Agfa ePhoto CL30 Clik! digital still cameraReview date: 20 June 2000.
Last modified 03-Dec-2011.
Want a medium-priced digital camera with storage that only costs 50 cents a megabyte? Sounds good, doesn't it? Is it, though?
Agfa's $AU1300 (US list price $US499) ePhoto CL30 Clik! digital camera has the shape, size and heft of a plain 35mm box-camera. Which means it's not especially awkward to use, but it's no ergonomic masterpiece, either.
At a glance, it looks like any number of rather cheaper digital cameras. But it's got one feature that makes it rather special, and neatly solves one of the Big Problems Of Digital Cameras.
Big Problem One with digital cameras, and a problem that the CL30 Clik! certainly doesn't solve, is price. If you're willing to forego the advantages of digital - instant results, easy reviewing, zero cost-per-shot - you can get some very capable film-camera gear for the price of even a basic digital.
Digitals are also not very sensitive - like a film camera loaded with "slow" film, digitals need a lot of light, or long exposure times, to get good pictures. And the CL30's no exception; its small-aperture lens doesn't let a lot of light in, although it does give the camera decent depth of field, which allows its peculiar click-click-click autofocus system to consistently take decently sharp pictures.
Want another problem? Delays. There's a small delay between when you press the shutter button and when a digital camera actually takes the picture. Generally speaking, the cheaper the digicam, the longer the delay.
And there's a bigger delay after you take a picture, as the image gets written to whatever storage the camera uses. Better digicams have memory buffers that let you stack up a few pictures before you have to wait for them to be saved, but cheap ones still don't, and the CL30 Clik! doesn't.
The problem the CL30 Clik! solves, and solves well, is storage space. Well, storage space per dollar, anyway. Digital camera storage media tend to be rather darn expensive, but this one's cheap and capacious, because it uses Iomega's clever little Clik! disks.
Here's the disk drive, in the end of the camera.
Most digital cameras use solid state storage - RAM chips, in a few different kinds of teeny little plastic package. The "flash RAM" used in digicam memory cards doesn't need backup power, and it's durable, but it's not cheap. The going rate is more than $AU5 per megabyte, for larger cards, and even more for lower capacity ones.
You can pay $AU139 for a 10Mb CompactFlash card, while a 64Mb one's only $AU290.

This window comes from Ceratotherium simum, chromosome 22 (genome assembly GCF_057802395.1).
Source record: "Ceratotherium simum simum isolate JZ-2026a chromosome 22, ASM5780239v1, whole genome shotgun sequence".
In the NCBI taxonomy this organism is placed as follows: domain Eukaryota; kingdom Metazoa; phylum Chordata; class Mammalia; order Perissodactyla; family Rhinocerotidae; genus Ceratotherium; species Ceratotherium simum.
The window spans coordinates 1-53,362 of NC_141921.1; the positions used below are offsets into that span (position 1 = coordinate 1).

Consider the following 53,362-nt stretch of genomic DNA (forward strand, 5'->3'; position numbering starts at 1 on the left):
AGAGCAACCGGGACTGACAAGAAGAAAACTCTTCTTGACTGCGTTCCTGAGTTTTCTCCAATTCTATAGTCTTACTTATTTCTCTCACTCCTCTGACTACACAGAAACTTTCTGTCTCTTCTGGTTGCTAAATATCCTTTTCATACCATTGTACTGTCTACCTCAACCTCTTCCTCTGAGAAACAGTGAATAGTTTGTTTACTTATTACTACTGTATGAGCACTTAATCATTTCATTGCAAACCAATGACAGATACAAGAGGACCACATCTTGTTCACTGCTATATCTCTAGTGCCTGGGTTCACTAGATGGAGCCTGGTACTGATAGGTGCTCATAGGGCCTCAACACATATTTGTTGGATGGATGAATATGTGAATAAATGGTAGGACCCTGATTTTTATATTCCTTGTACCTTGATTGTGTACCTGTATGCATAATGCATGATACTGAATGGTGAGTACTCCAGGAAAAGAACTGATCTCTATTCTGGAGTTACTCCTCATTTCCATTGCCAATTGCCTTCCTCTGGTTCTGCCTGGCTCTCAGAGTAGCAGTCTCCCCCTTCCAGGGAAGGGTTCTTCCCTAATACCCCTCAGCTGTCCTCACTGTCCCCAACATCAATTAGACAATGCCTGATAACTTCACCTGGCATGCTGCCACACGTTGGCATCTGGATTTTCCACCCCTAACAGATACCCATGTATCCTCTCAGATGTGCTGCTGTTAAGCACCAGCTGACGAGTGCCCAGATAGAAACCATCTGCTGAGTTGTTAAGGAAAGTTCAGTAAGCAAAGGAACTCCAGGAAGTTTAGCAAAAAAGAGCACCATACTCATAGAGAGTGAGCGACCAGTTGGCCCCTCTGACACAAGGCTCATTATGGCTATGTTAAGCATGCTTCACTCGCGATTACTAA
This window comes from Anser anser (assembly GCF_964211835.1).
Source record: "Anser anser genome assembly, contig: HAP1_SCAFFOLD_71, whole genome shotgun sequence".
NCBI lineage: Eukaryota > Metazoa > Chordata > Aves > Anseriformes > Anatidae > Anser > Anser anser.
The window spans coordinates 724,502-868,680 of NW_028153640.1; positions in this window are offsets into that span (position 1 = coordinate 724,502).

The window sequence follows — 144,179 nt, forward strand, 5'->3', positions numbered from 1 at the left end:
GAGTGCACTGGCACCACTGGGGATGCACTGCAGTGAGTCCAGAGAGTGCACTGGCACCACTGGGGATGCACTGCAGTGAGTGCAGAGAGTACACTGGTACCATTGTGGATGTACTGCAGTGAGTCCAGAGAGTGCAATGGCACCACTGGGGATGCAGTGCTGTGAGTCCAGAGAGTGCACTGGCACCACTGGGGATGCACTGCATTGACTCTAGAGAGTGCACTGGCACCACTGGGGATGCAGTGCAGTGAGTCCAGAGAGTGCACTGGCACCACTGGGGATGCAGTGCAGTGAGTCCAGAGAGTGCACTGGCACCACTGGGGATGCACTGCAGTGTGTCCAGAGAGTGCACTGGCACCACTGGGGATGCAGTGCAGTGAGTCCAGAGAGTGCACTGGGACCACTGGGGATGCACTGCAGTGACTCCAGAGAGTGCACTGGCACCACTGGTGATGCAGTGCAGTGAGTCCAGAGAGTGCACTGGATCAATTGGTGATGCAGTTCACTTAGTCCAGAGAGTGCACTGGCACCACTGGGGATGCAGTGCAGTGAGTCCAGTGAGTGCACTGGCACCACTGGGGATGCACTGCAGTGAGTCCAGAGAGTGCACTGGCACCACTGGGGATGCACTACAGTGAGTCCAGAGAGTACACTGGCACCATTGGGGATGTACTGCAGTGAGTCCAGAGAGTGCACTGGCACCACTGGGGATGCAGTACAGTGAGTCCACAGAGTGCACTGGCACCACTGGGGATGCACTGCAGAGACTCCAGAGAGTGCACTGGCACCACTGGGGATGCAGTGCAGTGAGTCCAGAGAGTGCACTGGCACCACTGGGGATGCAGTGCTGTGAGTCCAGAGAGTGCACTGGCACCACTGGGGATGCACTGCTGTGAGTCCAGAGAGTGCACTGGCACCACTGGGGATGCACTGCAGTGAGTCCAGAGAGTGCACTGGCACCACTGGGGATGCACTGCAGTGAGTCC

CompactFlash cards, Solid State Floppy Disk Card (SSFDC, also known as "SmartMedia") and Sony's Memory Stick all cost roughly the same per megabyte for cards of a given size. Digicams usually come with a not-very-big card, so many buyers find themselves adding a couple of hundred bucks to the purchase price to get a decent amount of storage.
Now, if you don't need a lot of storage in your camera, this isn't a big deal. If you're happy to use the camera's lower resolution/quality modes, or just operate near a computer onto which you can copy pictures as you take them, then you'll be fine with a relatively cheap card.
But if you do want enough carry-around storage for lots of high resolution pictures, a memory-card-based camera can suddenly become a much more expensive proposition. And a Clik! based camera becomes a rather more attractive one.
And at the moment, if you want a digital camera with a Clik! drive in it, you have the following options:
1) The Agfa ePhoto CL30 Clik!
Clik! disks have a 40 megabyte capacity, but they're tiny - a 3.5 inch floppy disk looks huge next to one.
And, compared with memory cards, Clik! disks are practically free. You can get a 10-pack of them for less than $AU210. That comes to little more than 50 Australian cents per megabyte.
Well, 50 cents per pseudo-megabyte, anyway. Memory card makers, and Iomega as well, have picked up on the hard disk makers' habit of calling a megabyte 1,000,000 bytes. Because computers work in powers of two, a megabyte is actually two to the power of 20 bytes, or 1,048,576.
This means a "40 megabyte" Clik! disk really has about 38 megabytes of real capacity, once you convert from marketing-megabytes to real ones, and after you've formatted the disk, which takes up a little space.
For the same reason, a "48 megabyte" CompactFlash card (yours for $AU245) will only give you about 45.6 formatted megabytes. Poor saps who don't know this are right to feel cheated. But I digress.